WiFiRGB – A WiFi-enabled RGB high-power LED




Features

  • Simple hardware, using pre-fabricated modules
  • Controls an RGB LED via any recent browser, any operating system
  • WiFi credentials can be configured via browser
  • Software is written as an Arduino sketch

WiFiRGB – A WiFi-enabled RGB high-power LED




Introduction

Some time ago I read about the cheap and easy to use ESP8266 WiFi modules and I had to have a couple of them. So I ordered two ESP-01 modules. At the time I had no idea what to do with them, but I was sure that this was only a matter of time.

Later, I discovered that high-power LEDs can be had for a ridiculously low price from China, so again, an impulse purchase was the inevitable consequence. Of course it was soon clear that I had to combine both..

By the time that insight dawned on me, the community had made major advances on the IDEs for the ESP8266. Whereas earlier you had to use a separate microcontroller and communicate with the ESP via UART and AT commands, it is now possible to use the Arduino IDE. This is an amazing and fascinating development and I decided that I would build a WiFi controlled power LED without a separate controller. After all, setting a few outputs to PWM is easy, right?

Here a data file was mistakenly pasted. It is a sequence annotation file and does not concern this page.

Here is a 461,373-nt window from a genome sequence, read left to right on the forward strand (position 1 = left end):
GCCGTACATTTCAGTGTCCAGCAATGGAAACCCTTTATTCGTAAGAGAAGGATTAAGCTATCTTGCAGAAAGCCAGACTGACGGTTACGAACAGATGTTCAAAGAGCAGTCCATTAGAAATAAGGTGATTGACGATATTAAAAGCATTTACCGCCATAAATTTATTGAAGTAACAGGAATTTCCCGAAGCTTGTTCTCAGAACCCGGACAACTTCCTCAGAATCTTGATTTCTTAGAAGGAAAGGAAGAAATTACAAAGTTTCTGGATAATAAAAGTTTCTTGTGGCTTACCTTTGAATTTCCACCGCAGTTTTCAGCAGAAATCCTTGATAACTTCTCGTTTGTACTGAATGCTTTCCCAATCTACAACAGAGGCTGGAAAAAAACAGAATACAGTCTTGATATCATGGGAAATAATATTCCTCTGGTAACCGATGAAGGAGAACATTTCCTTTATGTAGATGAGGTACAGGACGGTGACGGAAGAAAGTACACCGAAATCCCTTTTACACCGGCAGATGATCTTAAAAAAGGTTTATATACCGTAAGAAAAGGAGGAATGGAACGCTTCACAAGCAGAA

Hardware Concept

I was pretty confident that the hardware side of things would be trivial. I needed a 3,3 Volts power supply for the ESP, and a few transistors to drive the current for the LED. That would be more or less it.

And of course this went wrong – at least to begin with. The LED that I intended to use was advertised as a “high-power super bright RGB LED” with the following technical data:

  • Power: 10W
  • Voltage: Red 6-7V; Green 9-12V; Blue 9-12V
READ  LED Binary Clock using an Arduino

And that was all. No data sheet, nothing else. But how could that stop me with a price tag of €1.20?! From other, similar offerings I learned that this variety of LEDs should be fed a current of 300 mA. That sounded reasonable to me. It meant that each colour was contributing about 3 Watts to the total sum of 10 Watts. And the high voltage meant that for each respective wavelength, three LED chips were connected in series.

Read more: WiFiRGB – A WiFi-enabled RGB high-power LED




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